HK protests spread to airport

HONG KONG, July 26 

More than 1,000 protesters calling for democracy and some chanting “free Hong Kong” converged on the Chinese-ruled city’s airport on Friday as Singapore advised its travellers to avoid protest areas in the territory.

Hong Kong airport authorities said operations wouldn’t be affected, but advised passengers to arrive early given the risk of disruption.

The former British colony, which returned to China in 1997, is embroiled in its worst political crisis for decades after two months of increasingly violent protests that have posed one of the gravest populist challenges to Communist Party rulers in Beijing.

The demonstrations, mushrooming up almost daily, saw the defacement of China’s main representative office last weekend, triggering warnings from Beijing this was an attack on China’s sovereignty.

More protests are expected on Saturday with demonstrators outraged at an attack on Sunday at a train station by armed men who police sources say included some with triad backgrounds. Some 45 people were wounded.

Hong Kong returned to China under a “one country, two systems” formula, guaranteeing its freedoms, including the freedom to protest not enjoyed on the mainland, for at least 50 years.

What started as an angry response to a now-suspended extradition Bill, which would have allowed defendants to be sent to the mainland for trial, now includes demands for greater democracy and the resignation of Hong Kong’s leader, Carrie Lam.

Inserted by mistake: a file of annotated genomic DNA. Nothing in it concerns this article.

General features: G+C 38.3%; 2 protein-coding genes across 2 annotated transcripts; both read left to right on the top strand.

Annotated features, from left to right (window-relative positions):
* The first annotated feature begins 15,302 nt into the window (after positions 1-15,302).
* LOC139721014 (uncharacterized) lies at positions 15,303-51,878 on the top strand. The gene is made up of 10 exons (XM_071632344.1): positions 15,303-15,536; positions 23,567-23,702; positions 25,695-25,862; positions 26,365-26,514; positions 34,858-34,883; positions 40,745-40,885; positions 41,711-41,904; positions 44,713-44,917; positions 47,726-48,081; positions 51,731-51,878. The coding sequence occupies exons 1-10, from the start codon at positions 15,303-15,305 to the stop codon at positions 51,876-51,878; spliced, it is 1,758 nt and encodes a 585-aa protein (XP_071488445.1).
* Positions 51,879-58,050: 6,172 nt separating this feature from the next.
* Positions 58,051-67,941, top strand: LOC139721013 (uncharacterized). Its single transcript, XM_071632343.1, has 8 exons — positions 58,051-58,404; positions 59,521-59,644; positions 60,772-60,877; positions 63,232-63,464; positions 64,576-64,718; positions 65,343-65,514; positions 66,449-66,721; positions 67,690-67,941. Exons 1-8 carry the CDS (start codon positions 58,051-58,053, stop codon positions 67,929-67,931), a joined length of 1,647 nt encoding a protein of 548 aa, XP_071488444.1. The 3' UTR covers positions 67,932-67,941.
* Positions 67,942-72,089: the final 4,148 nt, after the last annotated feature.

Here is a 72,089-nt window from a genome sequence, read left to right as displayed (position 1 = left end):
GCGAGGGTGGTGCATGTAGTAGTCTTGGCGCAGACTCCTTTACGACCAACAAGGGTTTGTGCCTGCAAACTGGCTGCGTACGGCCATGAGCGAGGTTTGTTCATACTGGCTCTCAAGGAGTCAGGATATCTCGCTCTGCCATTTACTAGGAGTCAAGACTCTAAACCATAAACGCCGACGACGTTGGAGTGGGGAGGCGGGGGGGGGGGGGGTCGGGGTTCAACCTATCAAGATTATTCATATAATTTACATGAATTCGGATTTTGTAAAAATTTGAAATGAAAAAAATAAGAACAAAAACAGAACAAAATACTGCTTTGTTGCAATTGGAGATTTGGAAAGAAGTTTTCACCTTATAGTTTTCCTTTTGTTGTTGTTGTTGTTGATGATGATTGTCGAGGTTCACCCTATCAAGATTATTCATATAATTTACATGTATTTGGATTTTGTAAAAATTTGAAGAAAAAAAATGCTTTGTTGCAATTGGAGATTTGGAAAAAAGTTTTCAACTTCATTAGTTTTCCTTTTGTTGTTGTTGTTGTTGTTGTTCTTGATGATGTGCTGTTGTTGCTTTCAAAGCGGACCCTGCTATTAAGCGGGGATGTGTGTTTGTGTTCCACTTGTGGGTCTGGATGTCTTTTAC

Some protesters, dressed in helmets and seated on the ground of the arrivals hall, held up signs calling on the government to withdraw the extradition Bill completely, while chants of “Free Hong Kong” reverberated around the building.

The crowds swelled to fill almost half the arrivals hall. “The world has been watching us in the past few weeks,” said Jeremy Tam, a former pilot and lawmaker who helped organise the protest with other aviation sector employees.

“We simply believe that the airport is the most direct way for all tourists to explain what is happening in Hong Kong,” he added. — Reuters

‘Educating’ visitors

  • Organisers billed the airport rally as an opportunity to brief arrivals, particularly visitors from mainland China where the state-controlled news has portrayed the protests as a violent, foreign-funded plot to destabilise the motherland
  • The demonstration was peaceful and good-humoured, and there were no reports of any disruption to flights
  • A group was using a television to display a satirical version of an airline safety announcement video that details the movement’s demands and warns of protests in the city